Skip to main content
It looks like you're using Internet Explorer 11 or older. This website works best with modern browsers such as the latest versions of Chrome, Firefox, Safari, and Edge. If you continue with this browser, you may see unexpected results.
On the Shelf at CCBC Libraries
Failing Our Veterans by Returning Vietnam veterans had every reason to expect that the government would take care of their readjustment needs in the same way it had done for veterans of both World War II and Korea. But the Vietnam generation soon discovered that their G.I. Bills fell well short of what many of them believed they had earned. Mark Boulton's groundbreaking study provides the first analysis of the legislative debates surrounding the education benefits offered under the Vietnam-era G.I. Bills. Specifically, the book explores why legislators from both ends of the political spectrum failed to provide Vietnam veterans the same generous compensation offered to veterans of previous wars. Failing Our Veterans should be essential reading to scholars of the Vietnam War, political history, or of social policy. Contemporary lawmakers should heed its historical lessons on how we ought to treat our returning veterans. Indeed, veterans wishing to fully understand their own homecoming experience will find great interest in the book's conclusions.
Call Number: UB357 .B67 2014
Marching Home by For well over a century, traditional Civil War histories have concluded in 1865, with a bitterly won peace and Union soldiers returning triumphantly home. In a landmark work that challenges sterilized portraits accepted for generations, Civil War historian Brian Matthew Jordan creates an entirely new narrative. These veterans-- tending rotting wounds, battling alcoholism, campaigning for paltry pensions-- tragically realized that they stood as unwelcome reminders to a new America eager to heal, forget, and embrace the freewheeling bounty of the Gilded Age. Mining previously untapped archives, Jordan uncovers anguished letters and diaries, essays by amputees, and gruesome medical reports, all deeply revealing of the American psyche. In the model of twenty-first-century histories like Drew Gilpin Faust's This Republic of Suffering or Maya Jasanoff 's Liberty's Exiles that illuminate the plight of the common man, Marching Home makes almost unbearably personal the rage and regret of Union veterans. Their untold stories are critically relevant today.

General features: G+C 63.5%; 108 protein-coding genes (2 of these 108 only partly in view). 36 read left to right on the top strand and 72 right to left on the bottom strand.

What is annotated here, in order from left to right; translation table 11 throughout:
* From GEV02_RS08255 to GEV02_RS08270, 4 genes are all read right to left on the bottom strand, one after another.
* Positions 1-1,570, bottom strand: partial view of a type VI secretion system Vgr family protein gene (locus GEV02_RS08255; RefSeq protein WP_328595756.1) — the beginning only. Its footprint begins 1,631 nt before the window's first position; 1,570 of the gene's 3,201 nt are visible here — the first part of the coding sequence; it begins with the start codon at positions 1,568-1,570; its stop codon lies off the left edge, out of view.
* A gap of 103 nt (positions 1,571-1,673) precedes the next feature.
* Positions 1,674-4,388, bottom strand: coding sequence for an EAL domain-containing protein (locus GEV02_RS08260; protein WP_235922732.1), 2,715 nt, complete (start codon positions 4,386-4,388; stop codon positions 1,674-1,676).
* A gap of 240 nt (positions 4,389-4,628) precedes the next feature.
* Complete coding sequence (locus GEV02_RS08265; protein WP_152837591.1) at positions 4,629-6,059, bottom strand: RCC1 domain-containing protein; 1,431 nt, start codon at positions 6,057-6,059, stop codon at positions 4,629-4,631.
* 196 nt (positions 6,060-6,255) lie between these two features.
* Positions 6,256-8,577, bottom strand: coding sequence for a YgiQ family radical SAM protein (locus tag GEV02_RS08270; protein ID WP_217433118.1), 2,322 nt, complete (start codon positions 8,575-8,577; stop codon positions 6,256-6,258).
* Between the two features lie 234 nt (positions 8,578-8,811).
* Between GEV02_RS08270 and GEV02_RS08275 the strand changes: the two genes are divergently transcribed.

Call Number: E462 .J67 2016
Retire the Colors by Behind-the-scenes stories from veterans and civilians offer a more nuanced understanding of the aftereffects of war, specifically Iraq and Afghanistan.
Call Number: DS79.766.D53 A3 2016
Why We Serve, Deluxe Edition by Rare stories from more than 250 years of Native Americans' service in the military Why We Serve, Deluxe Edition, limited to 500 copies, is a stunning keepsake or gift. The lavish cloth cover with a beautiful 4-color image tipped on is encased in a translucent jacket. Illustrations celebrating Native American service in the armed forces pop on 100# matte art stock.Why We Serve commemorates the 2020 opening of the National Native American Veterans Memorial at the Smithsonian National Museum of the American Indian, the first landmark in Washington, DC, to recognize the bravery and sacrifice of Native veterans. American Indians' history of military service dates to colonial times, and today, they serve at one of the highest rates of any ethnic group. Why We Serve explores the range of reasons why, from love of their home to an expression of their warrior traditions. The book brings fascinating history to life with historical photographs, sketches, paintings, and maps. Incredible contributions from important voices in the field offer a complex examination of the history of Native American service. Why We Serve celebrates the unsung legacy of Native military service and what it means to their community and country.